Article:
Another name for cranberries is “bounceberries” because they bounce when ripe.
Some Native Americans called the cranberry ibimi which means “bitter berry.” Other tribes called it sassamanash.
Native Americans and Pilgrims used cranberries as a red dye.
Wild cranberries were probably part of the first Thanksgiving in 1621.
Today, cranberry sauce is an essential part of American and Canadian Thanksgiving celebrations.
The first recorded use of the word “cranberries” appeared in 1647 in a letter written by missionary John Eliot.
New England sailors ate cranberries, a good source of vitamin C, to fight off scurvy.
The first commercial canned cranberry sauce was put on the market by the Cape Cod Cranberry Company in 1912.
690 million pounds of cranberries will be produced in the United States in 2007.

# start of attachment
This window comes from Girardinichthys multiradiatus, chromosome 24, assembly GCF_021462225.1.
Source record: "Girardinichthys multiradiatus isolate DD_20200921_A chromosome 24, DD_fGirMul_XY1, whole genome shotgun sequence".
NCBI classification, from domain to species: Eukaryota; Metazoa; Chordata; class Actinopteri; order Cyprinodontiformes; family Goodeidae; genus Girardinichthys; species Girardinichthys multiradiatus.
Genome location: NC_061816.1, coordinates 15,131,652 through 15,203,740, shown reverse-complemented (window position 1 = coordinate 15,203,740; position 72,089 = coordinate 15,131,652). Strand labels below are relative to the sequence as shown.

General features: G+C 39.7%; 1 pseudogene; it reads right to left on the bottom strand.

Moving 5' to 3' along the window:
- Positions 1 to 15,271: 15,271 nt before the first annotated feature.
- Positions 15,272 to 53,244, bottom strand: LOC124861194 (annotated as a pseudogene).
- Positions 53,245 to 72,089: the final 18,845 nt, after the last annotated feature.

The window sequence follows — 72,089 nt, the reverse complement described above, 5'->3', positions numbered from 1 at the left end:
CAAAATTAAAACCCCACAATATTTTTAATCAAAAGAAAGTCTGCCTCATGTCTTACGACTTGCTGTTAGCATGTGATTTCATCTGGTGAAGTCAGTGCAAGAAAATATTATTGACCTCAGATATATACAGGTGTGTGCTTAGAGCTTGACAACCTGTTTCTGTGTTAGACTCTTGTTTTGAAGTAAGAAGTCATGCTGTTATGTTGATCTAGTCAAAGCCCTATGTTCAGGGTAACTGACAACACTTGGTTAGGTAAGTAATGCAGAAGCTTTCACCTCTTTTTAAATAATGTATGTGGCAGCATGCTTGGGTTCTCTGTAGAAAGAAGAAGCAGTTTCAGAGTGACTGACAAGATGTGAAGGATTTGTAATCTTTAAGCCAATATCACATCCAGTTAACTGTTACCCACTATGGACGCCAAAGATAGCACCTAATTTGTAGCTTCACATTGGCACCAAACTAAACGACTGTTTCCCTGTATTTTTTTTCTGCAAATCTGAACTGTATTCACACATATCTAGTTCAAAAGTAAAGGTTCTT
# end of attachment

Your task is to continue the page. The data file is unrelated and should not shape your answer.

Wisconsin in the nation’s #1 cranberry producer and is expected to produce 390 pounds this year. Massachusetts, New Jersey, Oregon, and Washington also produce millions of pounds of cranberries every year.
Only 5% of cranberries are sold fresh. The remaining 95% are turned into cranberry juice, cranberry sauce, and other cranberry products.
Cranberry juice was first made in the 1600s. Today it is a popular folk remedy used to prevent and treat urinary tract infections.
The Great Cranberry Scare of 1959 occurred after it was revealed that cranberries from Oregon and Washington had been contaminated with a carcinogenic weed killer called aminotriazole. Cranberries were pulled from shelves just before Thanksgiving, causing a disaster in the cranberry industry that lasted for several years.
One cup of fresh cranberries contains about 50 calories.
One cup of cranberry sauce contains about 400 calories.